But was it really all thus? Shakespeare describes memory as the warder of the brain, but it is also its courtesan. We all remember the parts of the past that allow us to meet the future. The prototypes of the lie—white, grievous, practical—make themselves known when memory is called to answer. Memory usually answers back with bullshit. Everyone likes a good story, especially the one who is telling it, and the historical facts are generally sullied in the process. All men mean well, and clearly most people who set out to tell the truth do not lie on purpose. How is it, then, that every warm bar stool contains a hero, a star of his own epic, who is the sum of his amazing stories?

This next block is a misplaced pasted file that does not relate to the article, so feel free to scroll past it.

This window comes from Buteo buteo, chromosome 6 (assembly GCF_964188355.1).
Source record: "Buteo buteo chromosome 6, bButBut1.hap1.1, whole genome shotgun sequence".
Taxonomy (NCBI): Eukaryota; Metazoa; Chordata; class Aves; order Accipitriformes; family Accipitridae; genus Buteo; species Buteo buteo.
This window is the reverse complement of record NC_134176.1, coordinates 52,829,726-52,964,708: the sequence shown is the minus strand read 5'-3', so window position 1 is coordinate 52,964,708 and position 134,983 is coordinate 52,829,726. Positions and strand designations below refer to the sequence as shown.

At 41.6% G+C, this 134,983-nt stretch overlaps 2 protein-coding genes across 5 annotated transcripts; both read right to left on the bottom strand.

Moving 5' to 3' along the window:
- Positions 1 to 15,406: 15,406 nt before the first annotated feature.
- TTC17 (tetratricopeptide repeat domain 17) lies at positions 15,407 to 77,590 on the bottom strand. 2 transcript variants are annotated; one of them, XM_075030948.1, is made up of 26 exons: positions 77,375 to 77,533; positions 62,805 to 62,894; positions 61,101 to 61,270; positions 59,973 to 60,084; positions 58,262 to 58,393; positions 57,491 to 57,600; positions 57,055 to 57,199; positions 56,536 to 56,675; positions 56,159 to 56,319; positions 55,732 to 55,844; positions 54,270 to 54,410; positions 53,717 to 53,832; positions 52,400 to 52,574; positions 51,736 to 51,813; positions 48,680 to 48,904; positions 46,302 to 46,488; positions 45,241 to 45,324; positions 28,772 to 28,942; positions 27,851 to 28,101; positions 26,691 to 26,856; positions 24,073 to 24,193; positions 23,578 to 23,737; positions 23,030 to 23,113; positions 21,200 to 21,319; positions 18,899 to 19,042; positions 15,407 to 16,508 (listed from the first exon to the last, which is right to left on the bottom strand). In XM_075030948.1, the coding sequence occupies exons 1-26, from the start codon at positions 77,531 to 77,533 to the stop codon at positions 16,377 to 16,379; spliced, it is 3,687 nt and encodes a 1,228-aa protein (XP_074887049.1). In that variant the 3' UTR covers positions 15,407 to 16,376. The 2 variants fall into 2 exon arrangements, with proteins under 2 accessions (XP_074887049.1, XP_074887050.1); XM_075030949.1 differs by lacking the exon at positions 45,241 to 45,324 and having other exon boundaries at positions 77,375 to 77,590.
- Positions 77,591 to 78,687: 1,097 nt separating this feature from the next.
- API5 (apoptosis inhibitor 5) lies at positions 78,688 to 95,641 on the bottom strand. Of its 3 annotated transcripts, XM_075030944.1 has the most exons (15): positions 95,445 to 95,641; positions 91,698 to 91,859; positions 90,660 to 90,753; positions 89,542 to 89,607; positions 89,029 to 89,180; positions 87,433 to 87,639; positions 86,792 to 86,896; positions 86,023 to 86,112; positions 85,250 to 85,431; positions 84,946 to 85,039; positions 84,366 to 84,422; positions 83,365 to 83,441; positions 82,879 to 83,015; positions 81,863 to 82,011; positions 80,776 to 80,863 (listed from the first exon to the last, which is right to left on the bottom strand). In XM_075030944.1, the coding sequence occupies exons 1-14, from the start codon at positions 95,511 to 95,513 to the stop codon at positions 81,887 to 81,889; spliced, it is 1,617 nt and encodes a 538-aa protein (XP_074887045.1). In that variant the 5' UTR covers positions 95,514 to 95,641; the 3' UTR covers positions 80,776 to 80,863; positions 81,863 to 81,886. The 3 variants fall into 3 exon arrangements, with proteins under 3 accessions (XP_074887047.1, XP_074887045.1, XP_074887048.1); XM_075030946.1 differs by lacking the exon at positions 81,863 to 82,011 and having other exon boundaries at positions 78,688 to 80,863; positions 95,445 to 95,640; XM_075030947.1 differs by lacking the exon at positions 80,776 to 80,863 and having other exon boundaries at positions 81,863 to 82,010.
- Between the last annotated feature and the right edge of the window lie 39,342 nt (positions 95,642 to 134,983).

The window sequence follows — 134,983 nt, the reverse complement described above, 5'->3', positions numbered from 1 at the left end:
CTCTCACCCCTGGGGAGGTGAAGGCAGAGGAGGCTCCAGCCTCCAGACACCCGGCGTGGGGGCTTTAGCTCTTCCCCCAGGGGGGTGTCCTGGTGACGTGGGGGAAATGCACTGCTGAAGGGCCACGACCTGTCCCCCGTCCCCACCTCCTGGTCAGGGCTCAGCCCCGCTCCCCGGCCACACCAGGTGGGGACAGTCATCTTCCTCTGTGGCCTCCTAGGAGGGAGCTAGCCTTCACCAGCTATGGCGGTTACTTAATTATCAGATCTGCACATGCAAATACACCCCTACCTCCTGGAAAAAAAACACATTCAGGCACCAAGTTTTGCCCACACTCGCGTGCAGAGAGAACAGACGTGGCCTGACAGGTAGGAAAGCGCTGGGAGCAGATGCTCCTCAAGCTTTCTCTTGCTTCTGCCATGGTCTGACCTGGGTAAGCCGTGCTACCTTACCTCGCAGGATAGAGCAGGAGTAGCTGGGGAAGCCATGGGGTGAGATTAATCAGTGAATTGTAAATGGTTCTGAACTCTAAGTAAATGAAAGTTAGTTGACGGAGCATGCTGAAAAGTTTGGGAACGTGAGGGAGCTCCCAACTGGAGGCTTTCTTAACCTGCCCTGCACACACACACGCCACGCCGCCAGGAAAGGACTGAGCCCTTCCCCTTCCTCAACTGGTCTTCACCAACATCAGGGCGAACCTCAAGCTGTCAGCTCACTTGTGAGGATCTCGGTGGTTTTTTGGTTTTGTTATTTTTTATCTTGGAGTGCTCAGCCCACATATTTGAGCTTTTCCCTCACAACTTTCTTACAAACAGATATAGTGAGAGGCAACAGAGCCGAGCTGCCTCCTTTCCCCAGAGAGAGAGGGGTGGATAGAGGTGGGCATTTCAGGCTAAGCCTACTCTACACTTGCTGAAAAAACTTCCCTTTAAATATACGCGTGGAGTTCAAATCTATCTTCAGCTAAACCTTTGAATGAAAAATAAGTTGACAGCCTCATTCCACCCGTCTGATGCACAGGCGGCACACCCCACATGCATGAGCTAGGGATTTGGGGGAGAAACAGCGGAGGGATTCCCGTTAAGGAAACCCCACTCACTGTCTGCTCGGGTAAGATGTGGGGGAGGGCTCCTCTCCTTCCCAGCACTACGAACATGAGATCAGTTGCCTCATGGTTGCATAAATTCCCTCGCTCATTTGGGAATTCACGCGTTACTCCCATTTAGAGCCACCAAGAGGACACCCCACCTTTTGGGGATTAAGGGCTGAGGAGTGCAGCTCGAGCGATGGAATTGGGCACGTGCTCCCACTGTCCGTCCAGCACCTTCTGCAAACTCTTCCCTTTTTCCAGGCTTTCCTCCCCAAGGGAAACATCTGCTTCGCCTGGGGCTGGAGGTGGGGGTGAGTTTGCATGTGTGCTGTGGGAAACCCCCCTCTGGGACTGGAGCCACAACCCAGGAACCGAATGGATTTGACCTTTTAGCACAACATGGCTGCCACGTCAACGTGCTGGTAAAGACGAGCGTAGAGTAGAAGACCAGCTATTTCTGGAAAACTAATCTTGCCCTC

|The star of his own epic...|
Truth is singular and lies are plural, but history—the facts of what happened—is both immutable and mostly unknowable. Can I somehow remember enough to type my way to an unvarnished recitation of what happened to me? No chance.
Image via (the great) Jeremiah's Vanishing New York.